Interesting that the book mentions this hotel as a memorable place post genocide. This entire city is a walking memorial. The church in which we're staying, St Famille Church, housed and protected over 2000 people! Not mentioned in the book. The way we see it, Hotel des Milles Collines was recognized as a memorial because it was a white man who stayed to help, when he could have fled. Though this is honorable and note worthy, there are an incredible amount of places and people that deserve all the same recognition. Interestingly, as most would assume churches are always safe havens, there were many churches who's clergy actually betrayed the people they were told to protect. There are 2 more notable churches south of the city who, through information given by the clergy, became mass graves and mass killing sites, including grenades being thrown and people burning alive! Some of these are mentioned at the memorial centre, with pictures of nuns and priests being prosecuted for war crimes.

    We had originally thought that we would leave Kigali the next morning. But both Jack and I felt we hadn't done Kigali justice. I can't say I like this city yet, it's not walkable, I can't find anything, and no one seems to be able to help me with directions... All the buildings are well kept. Lawns are well manicured. There's traffic lights. Helmets for the moto-taxis. It is a very different city then what we've seen so far, and yet I can't say I'm attached or have any opinion formed yet... So we decided an extra day might give us a better opinion; be it a "turns out I love it" or "nope, I don't get it".

    Day 2
    Turns out, good decision! We managed to walk first to the Kamp Kigali Memorial, this time having researched the Google map ahead of time and following with my gps. It was here that 10 Belgian UN workers assigned to protect the prime minister were brought and killed, encouraging foreign troops to exit Rwanda. This was what started it all. Bullet wholes in the building, 32 years old was the oldest killed of the 10, again an emotional experience. There was these two posters, side by side, showing a very VERY simple way of looking at conditions that make for a genocide to be possible, and how to avoid genocide. I attached a photo as it resonated with me.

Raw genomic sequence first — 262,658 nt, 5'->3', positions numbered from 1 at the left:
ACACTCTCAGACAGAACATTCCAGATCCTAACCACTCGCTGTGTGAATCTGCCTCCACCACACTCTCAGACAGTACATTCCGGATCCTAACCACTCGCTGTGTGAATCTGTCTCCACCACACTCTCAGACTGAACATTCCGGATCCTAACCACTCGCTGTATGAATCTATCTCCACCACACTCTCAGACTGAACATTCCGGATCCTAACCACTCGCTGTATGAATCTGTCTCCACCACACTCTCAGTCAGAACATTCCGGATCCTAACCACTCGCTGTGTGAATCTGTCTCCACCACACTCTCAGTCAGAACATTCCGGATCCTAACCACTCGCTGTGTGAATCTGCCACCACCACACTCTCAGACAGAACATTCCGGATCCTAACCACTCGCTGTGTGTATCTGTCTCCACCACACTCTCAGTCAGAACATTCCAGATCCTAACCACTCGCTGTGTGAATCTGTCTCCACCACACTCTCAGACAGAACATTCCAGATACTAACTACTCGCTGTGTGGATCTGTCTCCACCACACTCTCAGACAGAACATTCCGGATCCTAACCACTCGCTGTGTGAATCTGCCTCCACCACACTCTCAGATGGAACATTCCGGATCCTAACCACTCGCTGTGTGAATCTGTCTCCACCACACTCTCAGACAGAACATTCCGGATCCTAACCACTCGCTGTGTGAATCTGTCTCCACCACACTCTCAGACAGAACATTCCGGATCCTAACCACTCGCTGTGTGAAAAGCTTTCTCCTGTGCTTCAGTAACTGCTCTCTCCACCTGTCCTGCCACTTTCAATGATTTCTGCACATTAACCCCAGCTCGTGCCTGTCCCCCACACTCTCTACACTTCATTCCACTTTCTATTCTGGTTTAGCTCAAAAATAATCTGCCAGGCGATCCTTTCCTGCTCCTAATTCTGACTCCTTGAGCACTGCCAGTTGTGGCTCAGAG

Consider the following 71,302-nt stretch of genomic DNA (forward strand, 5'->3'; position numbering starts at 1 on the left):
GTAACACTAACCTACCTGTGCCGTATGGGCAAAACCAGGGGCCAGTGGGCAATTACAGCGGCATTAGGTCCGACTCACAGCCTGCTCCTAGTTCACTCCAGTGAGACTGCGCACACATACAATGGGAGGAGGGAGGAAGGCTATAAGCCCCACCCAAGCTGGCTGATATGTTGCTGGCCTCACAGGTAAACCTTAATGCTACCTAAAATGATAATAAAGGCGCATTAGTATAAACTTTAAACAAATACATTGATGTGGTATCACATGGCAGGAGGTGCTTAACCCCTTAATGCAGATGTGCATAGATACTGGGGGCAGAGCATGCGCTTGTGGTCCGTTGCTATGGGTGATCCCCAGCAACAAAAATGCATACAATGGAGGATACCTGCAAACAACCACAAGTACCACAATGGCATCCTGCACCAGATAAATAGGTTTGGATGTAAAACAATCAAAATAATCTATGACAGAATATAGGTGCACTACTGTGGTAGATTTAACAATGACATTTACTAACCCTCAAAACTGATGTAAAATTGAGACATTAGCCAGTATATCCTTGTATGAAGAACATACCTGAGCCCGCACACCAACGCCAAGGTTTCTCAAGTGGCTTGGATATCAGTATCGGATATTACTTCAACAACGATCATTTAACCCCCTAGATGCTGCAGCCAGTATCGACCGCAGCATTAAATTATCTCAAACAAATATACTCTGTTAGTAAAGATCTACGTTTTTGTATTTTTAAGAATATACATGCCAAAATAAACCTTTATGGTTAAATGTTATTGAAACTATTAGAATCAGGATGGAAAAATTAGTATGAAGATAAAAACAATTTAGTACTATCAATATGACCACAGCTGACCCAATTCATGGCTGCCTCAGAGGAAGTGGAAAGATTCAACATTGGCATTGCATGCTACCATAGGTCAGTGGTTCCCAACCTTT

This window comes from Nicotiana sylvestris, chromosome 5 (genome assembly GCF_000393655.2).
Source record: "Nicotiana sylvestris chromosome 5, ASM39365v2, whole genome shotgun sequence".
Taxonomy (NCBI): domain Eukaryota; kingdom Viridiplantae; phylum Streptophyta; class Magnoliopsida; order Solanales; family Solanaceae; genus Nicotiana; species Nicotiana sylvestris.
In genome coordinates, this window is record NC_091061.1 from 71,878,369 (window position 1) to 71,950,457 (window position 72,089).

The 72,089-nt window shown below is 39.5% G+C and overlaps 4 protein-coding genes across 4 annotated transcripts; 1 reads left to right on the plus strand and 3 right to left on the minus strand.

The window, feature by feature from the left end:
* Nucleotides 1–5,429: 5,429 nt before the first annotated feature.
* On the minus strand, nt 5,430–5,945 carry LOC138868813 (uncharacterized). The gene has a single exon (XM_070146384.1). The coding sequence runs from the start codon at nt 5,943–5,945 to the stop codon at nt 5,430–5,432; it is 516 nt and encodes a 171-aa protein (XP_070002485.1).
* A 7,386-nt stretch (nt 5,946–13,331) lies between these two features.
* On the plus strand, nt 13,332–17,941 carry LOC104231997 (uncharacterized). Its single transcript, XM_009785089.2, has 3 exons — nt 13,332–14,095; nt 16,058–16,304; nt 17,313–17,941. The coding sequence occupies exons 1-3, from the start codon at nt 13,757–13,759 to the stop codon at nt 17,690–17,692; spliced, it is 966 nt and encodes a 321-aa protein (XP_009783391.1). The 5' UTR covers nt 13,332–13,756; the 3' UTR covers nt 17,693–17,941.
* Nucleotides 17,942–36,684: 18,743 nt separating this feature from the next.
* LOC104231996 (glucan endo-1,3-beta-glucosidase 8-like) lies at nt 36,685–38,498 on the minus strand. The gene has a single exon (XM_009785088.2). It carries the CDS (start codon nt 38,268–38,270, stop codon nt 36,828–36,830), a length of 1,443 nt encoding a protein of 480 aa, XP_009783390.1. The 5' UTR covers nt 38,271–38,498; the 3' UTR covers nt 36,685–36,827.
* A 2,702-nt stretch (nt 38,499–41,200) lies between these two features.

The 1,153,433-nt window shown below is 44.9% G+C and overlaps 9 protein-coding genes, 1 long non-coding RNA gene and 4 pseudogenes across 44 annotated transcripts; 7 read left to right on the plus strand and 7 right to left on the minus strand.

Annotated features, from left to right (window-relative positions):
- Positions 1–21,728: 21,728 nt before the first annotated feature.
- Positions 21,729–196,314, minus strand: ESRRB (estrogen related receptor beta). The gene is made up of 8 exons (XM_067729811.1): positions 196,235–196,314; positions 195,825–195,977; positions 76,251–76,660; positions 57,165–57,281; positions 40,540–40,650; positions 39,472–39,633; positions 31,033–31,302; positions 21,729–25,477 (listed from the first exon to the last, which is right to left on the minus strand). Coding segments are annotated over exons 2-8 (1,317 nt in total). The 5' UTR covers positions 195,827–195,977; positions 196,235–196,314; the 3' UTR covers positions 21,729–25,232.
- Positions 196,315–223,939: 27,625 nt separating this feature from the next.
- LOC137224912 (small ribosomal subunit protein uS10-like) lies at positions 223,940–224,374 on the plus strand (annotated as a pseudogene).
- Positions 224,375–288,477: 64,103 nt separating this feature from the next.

We then made our way to another district called Nyamirambo, which was lively, and colourful, and full of little stores and restaurants and tons of bars. It's considered the Muslim area, but we rarely saw a veiled woman. I guess even in their area of town they're a minority. We got stared at all day, long prolonged mouth wide open stairs, but all out of what seemed like curiosity. I didn't feel judged, they were all really curious. Not too many yelled comments at all, very few "mzungu"s.

    We did a version of a day time pub crawl, walked for a bit, sat and shared a beer, and repeat. We wanted to be in this part of town of the night life so we knew we had all day here. 8 hours we spent in about 5km of town. Thanks to my gps on my phone, we didn't get lost. Didn't need a moto-taxi. It was a great and satisfying day, capped off with a shisha bar before bed... At 830pm. Yes, we set out to spend a night on the town in one of the liveliest places in Rwanda, and we were laying in bed by 830pm. In our defence, we went back an hour when we walked across the border from Uganda, so for us it felt like 930pm! Kigali, you've been alright.

    As for the people, we are pretty much left to our own devices. I can't figure out if it's just that they've seen plenty of white people considering they have a lot of NGOs and expects, or maybe they just don't care... It is rare that we get "hello" from anyone, even kids. No one asking for anything. The prices quoted to us are usually always fair. Even the motor taxis haven't tried to screw us over too much... Some speak a little French, some a little English, but still quite limited so we haven't had the chance to really have a conversation with anyone yet. They pretty much just keep to themselves, which leaves us to wonder uninterrupted.